[Coral-List] Exotic vs. Invasive - Lionfish control
august.heim at gmail.com
Wed Feb 20 13:12:39 EST 2013
The native species have been in decline for quite some time prior to Lionfish appearing on our coastal reefs. And not due to Lionfish but those other evils.
On the positive, at least Lionfish grow rather quickly, unlike the native groupers and can provide a base prey animal for eels and sharks etc. which latter left our reefs 25 years ago. Also, most likely the venom will retreat in potency due to water differences and diet or preditors will adapt to it making then stronger. And since these fish are genetically self-similar it is possible they will die out on their own. Who knows.
On the clubbing seals comment, I can agree that science chooses which mistakes of man are warranted and which are not. We are killing Pythons in Florida for much the same reason. But, there were Pythons in Florida 10k years ago. So maybe we just brought them back… only different ones. We brought Mongooses to the UVI's two hundred years ago purposefully based on science.
Only time will tell whether or not Lionfish being in the Eastern Atlantic is good or bad overall and there is little to nothing we can do about. We can't find all of them.
On Feb 20, 2013, at 12:02 AM, Holden Harris wrote:
> Dear Dr. Szmant,
> I agree that lionfish are beautiful fish and their introduction into
> the Western Atlantic is unfortunate. However I think it is important
> to realize that the widespread efforts to remove lionfish have come
> about not because lionfish are seen as individually evil, but because
> research clearly shows their presence to have deleterious impacts on
> native fauna and ecosystems. Lionfish densities in their invaded
> range can far exceed the highest densities from their native range,
> and their presence significantly reduces native fish recruitment and
> biomass, destabilizing natural food webs. We are also aware that
> their impacts are not occurring in a vacuum, and that the direct and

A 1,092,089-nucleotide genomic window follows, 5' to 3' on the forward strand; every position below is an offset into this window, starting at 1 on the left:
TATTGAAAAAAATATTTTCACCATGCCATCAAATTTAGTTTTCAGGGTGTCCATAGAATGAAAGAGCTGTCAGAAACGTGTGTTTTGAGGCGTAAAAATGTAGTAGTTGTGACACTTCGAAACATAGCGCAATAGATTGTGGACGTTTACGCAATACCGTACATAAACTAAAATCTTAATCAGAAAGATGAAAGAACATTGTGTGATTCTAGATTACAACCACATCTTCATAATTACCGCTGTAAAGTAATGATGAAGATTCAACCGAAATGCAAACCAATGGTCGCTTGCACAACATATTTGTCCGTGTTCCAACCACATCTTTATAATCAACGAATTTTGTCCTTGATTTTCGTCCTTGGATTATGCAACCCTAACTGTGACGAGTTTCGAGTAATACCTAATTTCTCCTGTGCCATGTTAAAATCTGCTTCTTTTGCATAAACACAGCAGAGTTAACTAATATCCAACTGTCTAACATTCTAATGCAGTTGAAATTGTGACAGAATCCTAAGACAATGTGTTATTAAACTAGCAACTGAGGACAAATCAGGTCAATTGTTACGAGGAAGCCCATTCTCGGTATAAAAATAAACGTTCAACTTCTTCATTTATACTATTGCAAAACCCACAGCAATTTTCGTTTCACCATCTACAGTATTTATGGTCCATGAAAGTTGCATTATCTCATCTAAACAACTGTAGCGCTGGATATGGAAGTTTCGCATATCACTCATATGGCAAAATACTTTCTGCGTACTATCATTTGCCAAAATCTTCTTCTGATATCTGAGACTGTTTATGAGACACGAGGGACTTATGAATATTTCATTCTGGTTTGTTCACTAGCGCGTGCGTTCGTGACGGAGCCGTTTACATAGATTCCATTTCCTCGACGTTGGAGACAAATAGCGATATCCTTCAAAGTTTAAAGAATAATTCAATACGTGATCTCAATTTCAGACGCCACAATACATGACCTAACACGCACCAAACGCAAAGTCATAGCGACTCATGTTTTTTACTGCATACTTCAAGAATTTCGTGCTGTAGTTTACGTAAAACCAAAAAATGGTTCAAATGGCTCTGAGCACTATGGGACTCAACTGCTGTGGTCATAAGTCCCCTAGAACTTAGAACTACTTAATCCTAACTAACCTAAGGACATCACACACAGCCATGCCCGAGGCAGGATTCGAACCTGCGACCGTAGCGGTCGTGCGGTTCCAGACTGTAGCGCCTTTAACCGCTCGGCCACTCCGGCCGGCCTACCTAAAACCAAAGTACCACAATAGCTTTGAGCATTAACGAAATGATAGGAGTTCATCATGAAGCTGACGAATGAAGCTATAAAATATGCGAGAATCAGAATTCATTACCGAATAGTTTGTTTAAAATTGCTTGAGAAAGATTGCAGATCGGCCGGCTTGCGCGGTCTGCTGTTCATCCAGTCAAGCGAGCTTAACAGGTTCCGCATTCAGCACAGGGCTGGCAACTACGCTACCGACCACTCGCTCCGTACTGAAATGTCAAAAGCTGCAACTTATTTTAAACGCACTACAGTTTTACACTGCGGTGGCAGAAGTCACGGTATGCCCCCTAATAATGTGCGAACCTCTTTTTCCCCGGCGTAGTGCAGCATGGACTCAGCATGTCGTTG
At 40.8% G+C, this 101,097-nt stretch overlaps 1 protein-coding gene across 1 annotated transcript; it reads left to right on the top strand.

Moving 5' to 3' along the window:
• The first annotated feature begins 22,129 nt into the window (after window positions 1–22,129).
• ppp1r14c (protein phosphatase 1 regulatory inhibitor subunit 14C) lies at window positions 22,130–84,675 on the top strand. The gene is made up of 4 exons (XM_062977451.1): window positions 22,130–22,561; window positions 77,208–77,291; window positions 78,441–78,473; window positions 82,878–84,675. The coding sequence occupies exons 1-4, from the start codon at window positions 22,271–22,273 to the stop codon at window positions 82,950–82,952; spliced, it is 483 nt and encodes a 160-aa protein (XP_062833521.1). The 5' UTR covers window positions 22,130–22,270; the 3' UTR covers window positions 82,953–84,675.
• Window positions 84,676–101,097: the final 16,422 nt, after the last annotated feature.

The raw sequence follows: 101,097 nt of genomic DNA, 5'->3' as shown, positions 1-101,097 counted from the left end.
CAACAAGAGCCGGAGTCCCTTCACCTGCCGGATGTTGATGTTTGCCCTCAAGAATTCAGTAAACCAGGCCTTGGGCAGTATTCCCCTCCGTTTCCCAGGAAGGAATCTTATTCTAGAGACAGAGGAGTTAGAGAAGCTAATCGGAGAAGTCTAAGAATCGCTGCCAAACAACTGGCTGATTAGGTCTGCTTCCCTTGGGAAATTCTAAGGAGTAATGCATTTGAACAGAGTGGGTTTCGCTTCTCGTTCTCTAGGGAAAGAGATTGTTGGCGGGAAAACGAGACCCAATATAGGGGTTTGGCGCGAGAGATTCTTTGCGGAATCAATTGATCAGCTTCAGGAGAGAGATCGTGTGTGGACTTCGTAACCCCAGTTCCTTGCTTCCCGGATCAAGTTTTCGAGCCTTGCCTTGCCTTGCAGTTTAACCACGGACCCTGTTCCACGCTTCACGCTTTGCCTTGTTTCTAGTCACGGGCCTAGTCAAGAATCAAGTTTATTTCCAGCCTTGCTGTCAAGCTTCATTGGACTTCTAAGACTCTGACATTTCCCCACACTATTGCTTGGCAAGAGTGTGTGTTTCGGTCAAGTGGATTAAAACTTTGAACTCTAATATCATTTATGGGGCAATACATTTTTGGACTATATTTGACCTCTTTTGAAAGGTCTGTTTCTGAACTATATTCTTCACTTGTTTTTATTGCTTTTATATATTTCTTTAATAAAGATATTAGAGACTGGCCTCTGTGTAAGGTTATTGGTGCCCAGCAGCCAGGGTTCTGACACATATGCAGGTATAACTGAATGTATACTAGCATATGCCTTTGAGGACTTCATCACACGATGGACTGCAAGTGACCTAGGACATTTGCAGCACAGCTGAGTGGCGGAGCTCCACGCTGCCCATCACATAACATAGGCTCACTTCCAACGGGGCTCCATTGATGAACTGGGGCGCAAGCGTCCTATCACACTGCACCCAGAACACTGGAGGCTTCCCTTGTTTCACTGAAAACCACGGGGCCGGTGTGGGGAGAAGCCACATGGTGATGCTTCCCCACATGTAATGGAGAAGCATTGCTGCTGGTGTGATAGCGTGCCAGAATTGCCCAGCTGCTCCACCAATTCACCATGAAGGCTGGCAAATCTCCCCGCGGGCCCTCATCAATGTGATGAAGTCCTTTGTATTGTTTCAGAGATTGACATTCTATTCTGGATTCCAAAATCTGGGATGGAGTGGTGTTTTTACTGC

> indirect effects of lionfish may combine with other anthropogenic
> stressors, such as overfishing and climate change.
> It is certainly not the lionfish’s fault that it is a consummate
> invasive organism, and the blame for their introduction lays solely on
> our species. Thus it is also our responsibility to fix the problem -
> and indeed scientists, volunteers, divers, and fishermen are trying
> doing just that. I believe their work should be thanked and lauded,
> and I find it counterproductive to hear their efforts compared to that
> of slaughtermen clubbing baby seals.
> Holden Harris
>> For the record, I find lionfish quite cute, and feel terrible that humans have put them in the position of being an invasive species to be hunted to the death in the Caribbean. They are such beautiful fish, and just hover there as they are faced with a spear gun placed inches from their cute faces. It is not the lionfish, but humans, who are the nasty ones in this sad story.
>> Dear Mike:
>> I will leave it up to those on the list who have the references about the lionfish invasion history handy to send you the historical references you seek (or better yet, you can go to Coral-List digest and you will find them in there somewhere...or Google lionfish).
>> My major reason for replying to your query is to comment that: who are we, the humans who have overfished the Caribbean coral reefs and those all over the world as well, to call out the lionfish for being a major predator of Caribbean reef fishes. Sounds like the kettle calling the pot black. I guess we don't want the lionfishes to eat the fishes that we want to catch for ourselves? Reminds me of the Newfoundland baby seal fishermen (slaughtermen?) justifying the slaughter based on the complaint that the seals ate up all the cod leaving none for the humans!
>> I suggest that all those folks who are so upset about the lionfish invasion hurting native Caribbean coral reef fishes do their bit by not fishing or eating any of these reef fishes to help their populations recover!
> Holden Earl Harris
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